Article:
The structure of the Trelissick basin has been dealt with by both Hutton and McKay, but unfortunately neither of these geologists examined all parts in detail, and there are several discrepancies between the descriptions of these observers and the actual facts. In general, it appears to me that McKay's account is the more correct of the two.

The general sequence of beds, in descending order, is as follows, according to Hutton, and is confirmed with slight modifications by the observations of McKay and of the present writer:—


Blue shales (plant-beds).

Soft grey sandstone.

Grey sandy clays and shales.


Grey sandstone full of Lamellibranchs.

Grey sandstone, current-bedded.

– 342 –



Volcanic grit.

Tufaceous greensands, calcareous tuff.


Argillaceous limestone.


Grey Marl.

White sandstone.

Green sandstone with concretions.

Sandstones, with Ostrea and Conchothyra.

Sandstone with lignite.

The approximate thickness of the Pareora beds is 500 ft., of the Oamaru beds 150 ft., and of the Waipara beds about 1,600 ft.

Unconformities have been put in various places by different authorities, but it appears to me that the beds are physically conformable throughout, the only dislocations being those attributable to volcanic action or to faulting or folding movements; in some places, however, obscurities occur, the elucidation of which may ultimately lead to a revision of this statement. I have specially in my mind the absence of the upper limestone over considerable areas. The general lithological nature of the beds indicates that the sea of the region gradually became deeper, the maximum being reached during the deposition of the limestones, after which shallowing succeeded, whether by uplift of the bottom or by aggradation has not been determined. This shallowing was followed by a slight deepening towards the close of the period of deposition, and when the land finally emerged at the close of this cycle of deposition it probably remained permanently above the sea.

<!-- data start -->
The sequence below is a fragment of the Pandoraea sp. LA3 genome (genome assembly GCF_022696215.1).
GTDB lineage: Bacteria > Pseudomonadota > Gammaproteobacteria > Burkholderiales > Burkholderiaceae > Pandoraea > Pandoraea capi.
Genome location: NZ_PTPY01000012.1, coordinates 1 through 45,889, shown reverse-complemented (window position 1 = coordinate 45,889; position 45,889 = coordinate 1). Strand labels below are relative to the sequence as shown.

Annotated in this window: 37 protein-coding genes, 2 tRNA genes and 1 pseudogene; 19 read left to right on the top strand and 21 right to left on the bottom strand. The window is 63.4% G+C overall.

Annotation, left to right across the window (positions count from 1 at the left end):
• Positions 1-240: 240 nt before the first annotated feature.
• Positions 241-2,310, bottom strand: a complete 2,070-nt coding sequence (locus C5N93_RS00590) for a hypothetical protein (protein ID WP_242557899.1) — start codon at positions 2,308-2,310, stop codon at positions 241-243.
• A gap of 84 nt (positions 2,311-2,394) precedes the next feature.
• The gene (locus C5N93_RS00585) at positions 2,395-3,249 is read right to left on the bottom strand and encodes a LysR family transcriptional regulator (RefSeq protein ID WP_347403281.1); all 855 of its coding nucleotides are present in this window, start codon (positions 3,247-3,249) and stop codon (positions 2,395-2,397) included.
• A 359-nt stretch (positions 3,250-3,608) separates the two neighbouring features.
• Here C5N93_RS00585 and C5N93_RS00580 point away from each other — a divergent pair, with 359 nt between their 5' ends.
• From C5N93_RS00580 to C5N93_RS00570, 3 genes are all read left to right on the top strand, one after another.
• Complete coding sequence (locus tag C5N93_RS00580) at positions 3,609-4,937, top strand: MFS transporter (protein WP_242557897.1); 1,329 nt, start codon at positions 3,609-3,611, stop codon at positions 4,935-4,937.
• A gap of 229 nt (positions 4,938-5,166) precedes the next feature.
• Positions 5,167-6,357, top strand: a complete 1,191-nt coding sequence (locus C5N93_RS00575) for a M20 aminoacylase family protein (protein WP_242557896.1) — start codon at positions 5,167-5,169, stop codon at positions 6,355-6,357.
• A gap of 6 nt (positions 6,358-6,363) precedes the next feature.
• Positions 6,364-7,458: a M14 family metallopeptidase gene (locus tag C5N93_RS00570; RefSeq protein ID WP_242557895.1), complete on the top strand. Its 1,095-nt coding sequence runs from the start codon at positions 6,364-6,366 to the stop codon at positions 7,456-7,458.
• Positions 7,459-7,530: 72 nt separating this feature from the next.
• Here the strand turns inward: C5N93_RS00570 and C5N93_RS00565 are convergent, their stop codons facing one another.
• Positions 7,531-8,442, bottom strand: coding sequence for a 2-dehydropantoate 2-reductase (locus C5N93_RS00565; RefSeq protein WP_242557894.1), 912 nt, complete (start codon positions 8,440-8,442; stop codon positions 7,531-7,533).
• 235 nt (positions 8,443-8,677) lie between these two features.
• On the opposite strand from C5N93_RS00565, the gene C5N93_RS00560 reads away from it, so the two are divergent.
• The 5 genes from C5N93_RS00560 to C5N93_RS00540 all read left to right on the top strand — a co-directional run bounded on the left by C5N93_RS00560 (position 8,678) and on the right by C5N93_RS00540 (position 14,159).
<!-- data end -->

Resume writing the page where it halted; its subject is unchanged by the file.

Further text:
The most striking feature of the beds is the absence of coarse sediments such as would occur were the conditions of the surrounding country, or even the height of the land relative to the basin, at all similar to those now existing. The actual presence of land is proved by the sandy beds and by the lignites, the last-named being also noteworthy as they occur at two distinct horizons. This shows that at least on two occasions shore-lines were near the area. A somewhat interesting constituent of the coal-bearing beds in the Craigieburn Gully (which is a small outlier of the basin across a low pass to the north-east) are rolled fragments of rhyolite. Now, no occurrence of rhyolite in situ has been found inside the basin or nearer than the Rakaia Gorge and the Malvern Hills. Between these localities and Craigieburn, which are nearly twenty miles apart, there lies a continuous ring of mountains rising at times to a height of 6,000 ft., and it seems impossible, as noted by Hutton, that these pebbles could be transferred under present conditions of relief. In confirmation of the movements of these pebbles I have recently been given a pebble of rhyolite of similar nature picked up in the bed of a small creek near the outlier of coal in the Acheron River in the Rakaia basin, which has been carried in some similar way. It could not have been carried under the present conditions. Hutton was fully aware of this difficulty, as may be seen from a reference to his report on the Trelissick basin.

Then, again, if we assume, with Hutton and others, that physical breaks occur, we should expect, were the relief the same as now existing, or if it resembled it to some degree even, that basal conglomerates and other relics of the existence of land should occur in some parts of the basin at the points

– 343 –

where discordance occurred. The limestones are of a resistant nature, and fragments of them should certainly appear in the overlying beds. Their absence furnishes either strong probability of the continuous deposition of sediments in the area or positive proof that the relief of the land relative to the basin was far different from that existing now. So that one at least of Hutton's hypotheses appears to be untenable.